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9–10 Prime Time, beyond 10, Star time

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9–10 Prime Time, beyond 10, Star time

For Indian television today, ‘K’ might be the lucky letter, but there is no doubt that ‘9’ is the happening digit. A look at trends and current ratings indicates that while primetime itself is redefined, its defining slot is still 9 to 10 p.m. With channels taking initiatives to boost the 10 p.m. band, planners believe that the number battle will soon get more aggressive.

When we look at the performance of mass entertainment channels closely, the dominance of 9 to 10 p.m. band stands out. A point to be taken into consideration here is that no other channel except Star has strong shows at 10.00 p.m.

If the average weekly TVRs in the Hindi speaking market for Sony Entertainment Television, Zee Television, Sahara Manoranjan and SAB TV in the 9 to 10 p.m. slot are considered for the target CS 4+, they are higher than the overall primetime figures or that of the following 10 to 11 p.m. slot. Star Plus is the only exception to the rule.

Where the average weekly TVR for the given period and target is 4.06 for Sony, the following hour records a mere 1.99 TVR. Zee’s 1.38 drops to 0.94 in the 10 to 11 p.m. band. Similar is the case with Sahara and SAB, where the former drops from a 0.63 to a 0.5 and the latter from 0.44 to 0.22.

Speaking more about the importance of this slot, Sandeep Tarkas, President, MPG observes, “Maximum advertising, promotion and communication activities are on this slot. Even if you look at the slot’s history, this is where KBC drove Star to its current stature. Channels place their key serials in this slot. Even in future, this is where movements can be expected.”

On what makes this slot stand apart, Tarkas explains, “The sheer convenience of the slot in a viewer’s daily routine. Even now, audiences are ready to experiment in this slot and that is why we saw the stir in Star’s figures when Jassi… came in the picture. Most brands would want to have their presence here.”

Amol Dighe, Investment Director, MindShare Fulcrum, adds, “The programming in this slot is innovative also. Star has its weeklies in place, reporting an increase again, and the other channels have their strongest programmes here. This is a reflection of the advantages that this slot offers.”

Star has encashed on the fact that viewers are in any case drawn to this time band. Where the channel records an average TVR of 9.6, in the 10 to 11 slot it increases to 10.12. Dighe explains, “With the weeklies, Star is taking advantage of the increased viewership. At the same time, there isn’t viewer fatigue, so the pass-along viewers are substantial and then it banks on programming driven ratings. The channel realised the need to keep the viewers beyond the slot and the content here has only helped.”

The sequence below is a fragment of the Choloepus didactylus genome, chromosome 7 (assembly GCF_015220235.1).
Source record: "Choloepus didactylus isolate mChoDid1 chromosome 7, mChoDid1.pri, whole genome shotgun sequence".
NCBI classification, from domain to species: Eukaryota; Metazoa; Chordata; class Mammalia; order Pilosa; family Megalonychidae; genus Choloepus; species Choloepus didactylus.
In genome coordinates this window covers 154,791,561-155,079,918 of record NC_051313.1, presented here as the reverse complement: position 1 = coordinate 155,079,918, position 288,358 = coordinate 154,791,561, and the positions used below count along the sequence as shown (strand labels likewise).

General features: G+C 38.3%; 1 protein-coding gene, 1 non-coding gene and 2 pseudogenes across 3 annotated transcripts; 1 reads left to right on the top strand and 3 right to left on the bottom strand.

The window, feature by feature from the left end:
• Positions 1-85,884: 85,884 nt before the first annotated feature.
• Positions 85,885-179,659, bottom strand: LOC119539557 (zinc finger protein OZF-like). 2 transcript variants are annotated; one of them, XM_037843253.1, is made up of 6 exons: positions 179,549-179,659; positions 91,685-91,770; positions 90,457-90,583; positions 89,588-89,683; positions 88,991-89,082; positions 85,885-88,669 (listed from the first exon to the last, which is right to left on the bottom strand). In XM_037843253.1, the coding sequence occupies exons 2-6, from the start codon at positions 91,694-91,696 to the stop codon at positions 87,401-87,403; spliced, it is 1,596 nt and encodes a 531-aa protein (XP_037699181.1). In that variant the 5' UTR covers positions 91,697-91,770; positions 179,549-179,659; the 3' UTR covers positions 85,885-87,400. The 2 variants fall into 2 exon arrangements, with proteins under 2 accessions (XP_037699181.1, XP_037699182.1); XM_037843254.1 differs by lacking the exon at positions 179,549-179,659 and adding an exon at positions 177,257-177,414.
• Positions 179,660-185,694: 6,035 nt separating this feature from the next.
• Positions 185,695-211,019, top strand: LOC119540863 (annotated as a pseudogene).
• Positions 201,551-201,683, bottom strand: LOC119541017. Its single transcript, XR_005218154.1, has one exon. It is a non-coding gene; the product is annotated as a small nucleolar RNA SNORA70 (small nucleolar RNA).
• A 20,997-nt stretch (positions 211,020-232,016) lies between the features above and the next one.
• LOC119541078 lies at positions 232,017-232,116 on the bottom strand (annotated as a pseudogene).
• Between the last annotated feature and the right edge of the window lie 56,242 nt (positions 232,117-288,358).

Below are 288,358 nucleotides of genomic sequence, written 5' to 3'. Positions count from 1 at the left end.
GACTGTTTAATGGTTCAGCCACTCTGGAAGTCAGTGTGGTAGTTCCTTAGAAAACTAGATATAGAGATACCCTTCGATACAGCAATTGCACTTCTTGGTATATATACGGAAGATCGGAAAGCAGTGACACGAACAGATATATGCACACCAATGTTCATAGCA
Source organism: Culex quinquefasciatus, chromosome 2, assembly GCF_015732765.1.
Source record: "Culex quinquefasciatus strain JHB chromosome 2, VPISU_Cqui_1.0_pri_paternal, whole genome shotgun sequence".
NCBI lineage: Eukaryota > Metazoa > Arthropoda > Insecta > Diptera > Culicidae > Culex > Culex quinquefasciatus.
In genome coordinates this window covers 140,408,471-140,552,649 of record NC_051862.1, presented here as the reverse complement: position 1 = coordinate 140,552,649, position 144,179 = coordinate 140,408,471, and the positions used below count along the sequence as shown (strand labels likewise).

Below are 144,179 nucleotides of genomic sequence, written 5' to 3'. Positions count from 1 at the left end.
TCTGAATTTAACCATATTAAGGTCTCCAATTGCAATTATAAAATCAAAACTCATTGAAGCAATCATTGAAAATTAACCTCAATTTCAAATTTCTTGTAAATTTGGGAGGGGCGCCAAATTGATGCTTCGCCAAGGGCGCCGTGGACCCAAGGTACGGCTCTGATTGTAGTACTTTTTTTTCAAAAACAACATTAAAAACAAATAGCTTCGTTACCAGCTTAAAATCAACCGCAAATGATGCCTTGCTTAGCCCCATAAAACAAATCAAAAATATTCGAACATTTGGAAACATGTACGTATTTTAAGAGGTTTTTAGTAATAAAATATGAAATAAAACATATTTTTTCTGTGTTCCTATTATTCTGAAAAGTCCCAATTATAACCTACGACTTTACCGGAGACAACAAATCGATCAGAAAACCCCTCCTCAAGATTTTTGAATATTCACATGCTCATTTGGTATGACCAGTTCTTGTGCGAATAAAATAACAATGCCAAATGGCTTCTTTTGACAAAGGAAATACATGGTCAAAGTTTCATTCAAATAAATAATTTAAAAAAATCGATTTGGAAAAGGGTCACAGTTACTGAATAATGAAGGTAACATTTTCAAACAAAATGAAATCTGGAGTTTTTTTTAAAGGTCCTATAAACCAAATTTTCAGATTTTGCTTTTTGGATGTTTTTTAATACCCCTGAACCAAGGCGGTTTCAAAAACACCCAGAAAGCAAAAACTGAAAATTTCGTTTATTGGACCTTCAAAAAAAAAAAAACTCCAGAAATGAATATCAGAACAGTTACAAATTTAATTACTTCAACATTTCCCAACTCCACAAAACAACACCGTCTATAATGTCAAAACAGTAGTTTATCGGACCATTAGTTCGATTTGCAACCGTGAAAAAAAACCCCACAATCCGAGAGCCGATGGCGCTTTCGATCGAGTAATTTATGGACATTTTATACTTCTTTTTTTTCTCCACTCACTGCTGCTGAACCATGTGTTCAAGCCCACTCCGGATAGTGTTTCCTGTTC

A realisation that has donned on other channels as well, especially Sony. With Sony’s Jassi… threatening to change the channel share equations, the only question is, what next? Perhaps the reason why Jassi… ceased to be an issue of concern for Star was that it was not backed by anything else.

Sony, however, has already slotted original programming to retain viewers 10 p.m. onwards with Optimystix’ Yeh Meri Life Hai. Its weekend programme, Devi too will have a twist and will be altered into an hour show.

“With changes in current programmes and the new serials coming in different channels, we can look forward to a lot of action. Sony is trying to expand its primetime and the fight for keeping the audience will become aggressive,” elucidates Tarkas. Will it make a difference to Star? “It would take a dig at Star, yes. There will be changes but what kind and for how long, are questions difficult to answer at this point,” says Tarkas.

Sahara too has introduced the daily Zameen… in its 10 p.m. slot. With Malini Iyer taking care of at least two days, the channel has more in the pipeline. March would see new programmes for Zee as well. Obviously, there is a lot more for the Indian viewers to choose from. The preparations for the new game, one might say, have begun.


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